Traditionally, materials discovery has been guided by basic physical rules, and such rules embody the basic understanding of the physical characteristics of interest of the material. However, the discovery of physical rules remains a challenging task due to the inherent difficulty in recognizing patterns in the high-dimensional and highly nonuniform distributed materials space. The standard data analytics approach using machine learning (ML) may fall short in producing meaningful results due to fundamental differences between the underlying assumptions and goals of ML vs materials discovery. ML is mainly focused on estimating complex black-box predictive models (that are nonlinear and multivariate), whereas in materials discovery, the goal is to come up with interpretable data-driven physical rules. Here, we attempt to tackle this problem by proposing a robust data analytics framework that allows us to derive basic physical rules from data. We introduce the concept of global and local modeling, utilizing both supervised and unsupervised learning, for highly nonuniformly distributed materials data. To enhance the model interpretation, we also introduce a model-independent interpretation technique to assist human experts in extracting useful physical rules. The proposed framework for extracting data-derived physical rules at the global and local level is illustrated using two case studies: (1) classification of van der Waals (vdW) and non-vdW (nvdW) materials and (2) classification of wide bandgap and non-wide bandgap vdW materials.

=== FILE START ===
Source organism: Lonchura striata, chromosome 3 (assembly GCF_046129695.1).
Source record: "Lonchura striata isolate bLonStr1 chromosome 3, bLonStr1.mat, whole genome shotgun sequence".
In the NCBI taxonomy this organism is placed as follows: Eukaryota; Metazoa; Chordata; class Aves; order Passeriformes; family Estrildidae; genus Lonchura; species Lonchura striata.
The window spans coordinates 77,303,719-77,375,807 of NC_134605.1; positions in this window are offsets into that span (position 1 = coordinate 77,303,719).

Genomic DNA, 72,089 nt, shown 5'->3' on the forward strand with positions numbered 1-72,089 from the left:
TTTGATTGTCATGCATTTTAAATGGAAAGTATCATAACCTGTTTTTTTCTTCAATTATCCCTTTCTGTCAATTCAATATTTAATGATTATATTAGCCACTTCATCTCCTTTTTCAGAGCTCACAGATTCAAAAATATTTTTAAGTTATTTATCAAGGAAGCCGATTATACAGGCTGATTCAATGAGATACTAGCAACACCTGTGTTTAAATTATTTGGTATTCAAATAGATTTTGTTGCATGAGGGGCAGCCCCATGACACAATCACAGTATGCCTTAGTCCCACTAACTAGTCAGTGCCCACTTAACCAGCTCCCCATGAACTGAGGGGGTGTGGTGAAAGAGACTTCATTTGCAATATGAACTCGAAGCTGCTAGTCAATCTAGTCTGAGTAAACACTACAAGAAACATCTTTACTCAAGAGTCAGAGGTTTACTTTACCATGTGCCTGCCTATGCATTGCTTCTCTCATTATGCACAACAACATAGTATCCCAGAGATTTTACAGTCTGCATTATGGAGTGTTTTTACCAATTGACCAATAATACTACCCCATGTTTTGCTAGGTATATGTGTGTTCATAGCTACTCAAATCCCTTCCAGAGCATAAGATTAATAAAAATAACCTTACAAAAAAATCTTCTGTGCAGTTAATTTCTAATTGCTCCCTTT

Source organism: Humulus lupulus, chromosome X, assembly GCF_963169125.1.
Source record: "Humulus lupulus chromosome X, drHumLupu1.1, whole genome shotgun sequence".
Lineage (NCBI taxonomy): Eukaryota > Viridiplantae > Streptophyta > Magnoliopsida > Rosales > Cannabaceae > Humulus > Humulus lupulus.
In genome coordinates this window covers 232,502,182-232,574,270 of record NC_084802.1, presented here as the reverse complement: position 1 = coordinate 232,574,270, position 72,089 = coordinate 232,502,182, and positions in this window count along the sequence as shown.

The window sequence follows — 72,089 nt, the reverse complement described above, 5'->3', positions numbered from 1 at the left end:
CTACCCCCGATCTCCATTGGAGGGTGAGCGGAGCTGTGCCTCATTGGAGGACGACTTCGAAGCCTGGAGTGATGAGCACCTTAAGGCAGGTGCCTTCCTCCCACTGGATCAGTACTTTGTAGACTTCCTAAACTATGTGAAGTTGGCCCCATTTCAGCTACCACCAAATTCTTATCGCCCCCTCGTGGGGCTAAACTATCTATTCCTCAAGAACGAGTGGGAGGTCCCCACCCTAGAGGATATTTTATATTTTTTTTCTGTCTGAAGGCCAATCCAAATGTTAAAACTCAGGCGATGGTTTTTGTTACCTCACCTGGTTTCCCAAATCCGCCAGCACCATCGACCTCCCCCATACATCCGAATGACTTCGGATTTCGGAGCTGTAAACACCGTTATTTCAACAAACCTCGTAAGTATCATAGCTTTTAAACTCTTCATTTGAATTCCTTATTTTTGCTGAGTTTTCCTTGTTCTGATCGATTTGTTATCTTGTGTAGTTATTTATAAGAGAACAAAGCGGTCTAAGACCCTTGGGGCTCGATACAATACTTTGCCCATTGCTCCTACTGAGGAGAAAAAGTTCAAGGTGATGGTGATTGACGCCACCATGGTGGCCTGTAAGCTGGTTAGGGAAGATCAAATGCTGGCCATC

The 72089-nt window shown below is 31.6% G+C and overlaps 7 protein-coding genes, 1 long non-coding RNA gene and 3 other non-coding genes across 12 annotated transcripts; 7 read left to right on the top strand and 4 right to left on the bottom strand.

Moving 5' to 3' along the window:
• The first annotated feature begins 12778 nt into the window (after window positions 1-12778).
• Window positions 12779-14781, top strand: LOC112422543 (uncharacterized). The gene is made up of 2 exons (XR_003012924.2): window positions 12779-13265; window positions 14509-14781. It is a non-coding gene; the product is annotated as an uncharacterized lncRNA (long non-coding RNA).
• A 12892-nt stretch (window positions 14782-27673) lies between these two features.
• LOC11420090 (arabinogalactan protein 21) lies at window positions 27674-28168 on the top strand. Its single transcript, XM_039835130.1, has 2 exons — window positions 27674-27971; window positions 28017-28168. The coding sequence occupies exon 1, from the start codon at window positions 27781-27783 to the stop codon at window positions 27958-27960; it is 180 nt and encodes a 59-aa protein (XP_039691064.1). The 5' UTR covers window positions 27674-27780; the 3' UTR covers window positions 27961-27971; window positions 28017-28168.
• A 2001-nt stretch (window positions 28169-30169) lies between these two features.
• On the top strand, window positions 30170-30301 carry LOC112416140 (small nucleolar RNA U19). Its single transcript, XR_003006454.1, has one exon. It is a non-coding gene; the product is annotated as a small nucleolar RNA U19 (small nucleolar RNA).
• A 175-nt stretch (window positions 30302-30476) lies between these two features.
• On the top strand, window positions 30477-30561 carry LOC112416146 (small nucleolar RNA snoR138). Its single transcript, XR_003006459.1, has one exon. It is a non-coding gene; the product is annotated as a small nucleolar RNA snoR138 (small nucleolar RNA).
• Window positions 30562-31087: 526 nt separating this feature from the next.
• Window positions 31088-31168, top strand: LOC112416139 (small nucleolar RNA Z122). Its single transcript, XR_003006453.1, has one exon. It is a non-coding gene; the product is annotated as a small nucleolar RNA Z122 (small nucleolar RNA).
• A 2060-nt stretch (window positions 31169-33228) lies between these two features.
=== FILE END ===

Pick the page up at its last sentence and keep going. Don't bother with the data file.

Bibliographical noteFunding Information:
This paper was supported by the National Science Foundation (NSF) under Contract No. DMREF-1921629.
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